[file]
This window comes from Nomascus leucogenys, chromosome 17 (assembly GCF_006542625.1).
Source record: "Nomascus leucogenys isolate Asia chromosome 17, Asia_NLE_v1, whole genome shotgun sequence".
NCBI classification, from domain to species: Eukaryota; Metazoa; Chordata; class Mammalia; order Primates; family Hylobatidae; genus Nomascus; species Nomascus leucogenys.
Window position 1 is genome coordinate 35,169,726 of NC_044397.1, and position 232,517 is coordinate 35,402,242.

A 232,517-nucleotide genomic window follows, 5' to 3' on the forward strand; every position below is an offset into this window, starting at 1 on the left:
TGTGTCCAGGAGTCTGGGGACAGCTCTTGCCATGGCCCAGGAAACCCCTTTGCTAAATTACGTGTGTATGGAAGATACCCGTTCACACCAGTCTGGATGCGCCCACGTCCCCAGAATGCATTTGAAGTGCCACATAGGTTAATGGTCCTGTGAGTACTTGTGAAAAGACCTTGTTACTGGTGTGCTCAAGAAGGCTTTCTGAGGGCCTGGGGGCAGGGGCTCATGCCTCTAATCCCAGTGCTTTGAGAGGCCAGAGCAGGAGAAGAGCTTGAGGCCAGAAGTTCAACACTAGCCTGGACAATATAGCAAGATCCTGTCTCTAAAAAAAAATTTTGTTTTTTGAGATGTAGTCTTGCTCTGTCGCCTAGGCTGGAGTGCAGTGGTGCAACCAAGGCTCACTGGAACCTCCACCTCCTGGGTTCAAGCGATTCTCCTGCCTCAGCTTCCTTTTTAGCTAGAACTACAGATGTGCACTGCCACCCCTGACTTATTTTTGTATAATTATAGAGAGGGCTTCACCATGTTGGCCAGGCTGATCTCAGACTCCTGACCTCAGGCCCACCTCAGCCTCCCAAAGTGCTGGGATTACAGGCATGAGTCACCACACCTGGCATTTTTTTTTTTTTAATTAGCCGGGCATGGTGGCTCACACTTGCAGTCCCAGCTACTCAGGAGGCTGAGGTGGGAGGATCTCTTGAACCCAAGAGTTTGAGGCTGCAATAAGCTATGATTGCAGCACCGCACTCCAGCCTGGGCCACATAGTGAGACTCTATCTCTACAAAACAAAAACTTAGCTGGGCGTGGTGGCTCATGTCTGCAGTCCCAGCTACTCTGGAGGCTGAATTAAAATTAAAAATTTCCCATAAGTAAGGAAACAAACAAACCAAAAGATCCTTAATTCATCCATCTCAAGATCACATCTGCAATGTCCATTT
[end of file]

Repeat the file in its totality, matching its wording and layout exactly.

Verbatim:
This window comes from Nomascus leucogenys, chromosome 17 (assembly GCF_006542625.1).
Source record: "Nomascus leucogenys isolate Asia chromosome 17, Asia_NLE_v1, whole genome shotgun sequence".
NCBI classification, from domain to species: Eukaryota; Metazoa; Chordata; class Mammalia; order Primates; family Hylobatidae; genus Nomascus; species Nomascus leucogenys.
Window position 1 is genome coordinate 35,169,726 of NC_044397.1, and position 232,517 is coordinate 35,402,242.

A 232,517-nucleotide genomic window follows, 5' to 3' on the forward strand; every position below is an offset into this window, starting at 1 on the left:
TGTGTCCAGGAGTCTGGGGACAGCTCTTGCCATGGCCCAGGAAACCCCTTTGCTAAATTACGTGTGTATGGAAGATACCCGTTCACACCAGTCTGGATGCGCCCACGTCCCCAGAATGCATTTGAAGTGCCACATAGGTTAATGGTCCTGTGAGTACTTGTGAAAAGACCTTGTTACTGGTGTGCTCAAGAAGGCTTTCTGAGGGCCTGGGGGCAGGGGCTCATGCCTCTAATCCCAGTGCTTTGAGAGGCCAGAGCAGGAGAAGAGCTTGAGGCCAGAAGTTCAACACTAGCCTGGACAATATAGCAAGATCCTGTCTCTAAAAAAAAATTTTGTTTTTTGAGATGTAGTCTTGCTCTGTCGCCTAGGCTGGAGTGCAGTGGTGCAACCAAGGCTCACTGGAACCTCCACCTCCTGGGTTCAAGCGATTCTCCTGCCTCAGCTTCCTTTTTAGCTAGAACTACAGATGTGCACTGCCACCCCTGACTTATTTTTGTATAATTATAGAGAGGGCTTCACCATGTTGGCCAGGCTGATCTCAGACTCCTGACCTCAGGCCCACCTCAGCCTCCCAAAGTGCTGGGATTACAGGCATGAGTCACCACACCTGGCATTTTTTTTTTTTTAATTAGCCGGGCATGGTGGCTCACACTTGCAGTCCCAGCTACTCAGGAGGCTGAGGTGGGAGGATCTCTTGAACCCAAGAGTTTGAGGCTGCAATAAGCTATGATTGCAGCACCGCACTCCAGCCTGGGCCACATAGTGAGACTCTATCTCTACAAAACAAAAACTTAGCTGGGCGTGGTGGCTCATGTCTGCAGTCCCAGCTACTCTGGAGGCTGAATTAAAATTAAAAATTTCCCATAAGTAAGGAAACAAACAAACCAAAAGATCCTTAATTCATCCATCTCAAGATCACATCTGCAATGTCCATTT